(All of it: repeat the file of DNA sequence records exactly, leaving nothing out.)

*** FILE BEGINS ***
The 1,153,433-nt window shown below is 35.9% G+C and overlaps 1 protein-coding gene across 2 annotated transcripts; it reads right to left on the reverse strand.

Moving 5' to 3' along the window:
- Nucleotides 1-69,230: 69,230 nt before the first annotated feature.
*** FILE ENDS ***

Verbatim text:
The 1,153,433-nt window shown below is 35.9% G+C and overlaps 1 protein-coding gene across 2 annotated transcripts; it reads right to left on the reverse strand.

Moving 5' to 3' along the window:
- Nucleotides 1-69,230: 69,230 nt before the first annotated feature.